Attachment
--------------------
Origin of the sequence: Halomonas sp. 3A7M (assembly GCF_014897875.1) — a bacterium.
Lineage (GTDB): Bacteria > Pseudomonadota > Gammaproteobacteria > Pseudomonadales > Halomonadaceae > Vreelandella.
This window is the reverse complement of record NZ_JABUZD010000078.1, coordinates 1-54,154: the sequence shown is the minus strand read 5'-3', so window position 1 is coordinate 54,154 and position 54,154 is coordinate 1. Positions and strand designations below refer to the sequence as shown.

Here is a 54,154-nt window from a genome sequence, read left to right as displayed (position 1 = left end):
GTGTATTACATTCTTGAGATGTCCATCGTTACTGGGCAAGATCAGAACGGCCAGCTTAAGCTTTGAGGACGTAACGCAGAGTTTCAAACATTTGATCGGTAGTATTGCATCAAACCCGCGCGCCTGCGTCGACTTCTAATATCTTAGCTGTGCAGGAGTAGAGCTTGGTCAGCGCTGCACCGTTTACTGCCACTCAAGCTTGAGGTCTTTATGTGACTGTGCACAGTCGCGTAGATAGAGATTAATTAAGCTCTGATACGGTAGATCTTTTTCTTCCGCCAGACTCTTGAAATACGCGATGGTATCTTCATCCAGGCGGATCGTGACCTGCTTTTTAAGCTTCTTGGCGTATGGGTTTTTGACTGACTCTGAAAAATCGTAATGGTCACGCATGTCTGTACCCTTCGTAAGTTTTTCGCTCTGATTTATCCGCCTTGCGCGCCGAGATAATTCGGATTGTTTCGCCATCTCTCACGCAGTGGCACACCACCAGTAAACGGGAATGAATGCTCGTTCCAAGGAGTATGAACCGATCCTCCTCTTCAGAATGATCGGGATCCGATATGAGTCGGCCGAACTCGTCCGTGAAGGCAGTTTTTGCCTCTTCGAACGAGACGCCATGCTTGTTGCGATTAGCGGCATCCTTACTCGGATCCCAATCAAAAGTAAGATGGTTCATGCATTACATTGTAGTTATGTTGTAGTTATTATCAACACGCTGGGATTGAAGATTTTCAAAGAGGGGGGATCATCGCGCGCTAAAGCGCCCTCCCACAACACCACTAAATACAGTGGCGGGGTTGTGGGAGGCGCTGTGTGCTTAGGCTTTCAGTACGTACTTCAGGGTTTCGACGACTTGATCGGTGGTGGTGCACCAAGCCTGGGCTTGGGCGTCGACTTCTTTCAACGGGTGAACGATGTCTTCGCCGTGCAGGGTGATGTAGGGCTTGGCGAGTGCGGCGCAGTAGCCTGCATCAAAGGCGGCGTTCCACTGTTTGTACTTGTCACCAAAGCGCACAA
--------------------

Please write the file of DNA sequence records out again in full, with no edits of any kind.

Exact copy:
Origin of the sequence: Halomonas sp. 3A7M (assembly GCF_014897875.1) — a bacterium.
Lineage (GTDB): Bacteria > Pseudomonadota > Gammaproteobacteria > Pseudomonadales > Halomonadaceae > Vreelandella.
This window is the reverse complement of record NZ_JABUZD010000078.1, coordinates 1-54,154: the sequence shown is the minus strand read 5'-3', so window position 1 is coordinate 54,154 and position 54,154 is coordinate 1. Positions and strand designations below refer to the sequence as shown.

Here is a 54,154-nt window from a genome sequence, read left to right as displayed (position 1 = left end):
GTGTATTACATTCTTGAGATGTCCATCGTTACTGGGCAAGATCAGAACGGCCAGCTTAAGCTTTGAGGACGTAACGCAGAGTTTCAAACATTTGATCGGTAGTATTGCATCAAACCCGCGCGCCTGCGTCGACTTCTAATATCTTAGCTGTGCAGGAGTAGAGCTTGGTCAGCGCTGCACCGTTTACTGCCACTCAAGCTTGAGGTCTTTATGTGACTGTGCACAGTCGCGTAGATAGAGATTAATTAAGCTCTGATACGGTAGATCTTTTTCTTCCGCCAGACTCTTGAAATACGCGATGGTATCTTCATCCAGGCGGATCGTGACCTGCTTTTTAAGCTTCTTGGCGTATGGGTTTTTGACTGACTCTGAAAAATCGTAATGGTCACGCATGTCTGTACCCTTCGTAAGTTTTTCGCTCTGATTTATCCGCCTTGCGCGCCGAGATAATTCGGATTGTTTCGCCATCTCTCACGCAGTGGCACACCACCAGTAAACGGGAATGAATGCTCGTTCCAAGGAGTATGAACCGATCCTCCTCTTCAGAATGATCGGGATCCGATATGAGTCGGCCGAACTCGTCCGTGAAGGCAGTTTTTGCCTCTTCGAACGAGACGCCATGCTTGTTGCGATTAGCGGCATCCTTACTCGGATCCCAATCAAAAGTAAGATGGTTCATGCATTACATTGTAGTTATGTTGTAGTTATTATCAACACGCTGGGATTGAAGATTTTCAAAGAGGGGGGATCATCGCGCGCTAAAGCGCCCTCCCACAACACCACTAAATACAGTGGCGGGGTTGTGGGAGGCGCTGTGTGCTTAGGCTTTCAGTACGTACTTCAGGGTTTCGACGACTTGATCGGTGGTGGTGCACCAAGCCTGGGCTTGGGCGTCGACTTCTTTCAACGGGTGAACGATGTCTTCGCCGTGCAGGGTGATGTAGGGCTTGGCGAGTGCGGCGCAGTAGCCTGCATCAAAGGCGGCGTTCCACTGTTTGTACTTGTCACCAAAGCGCACAA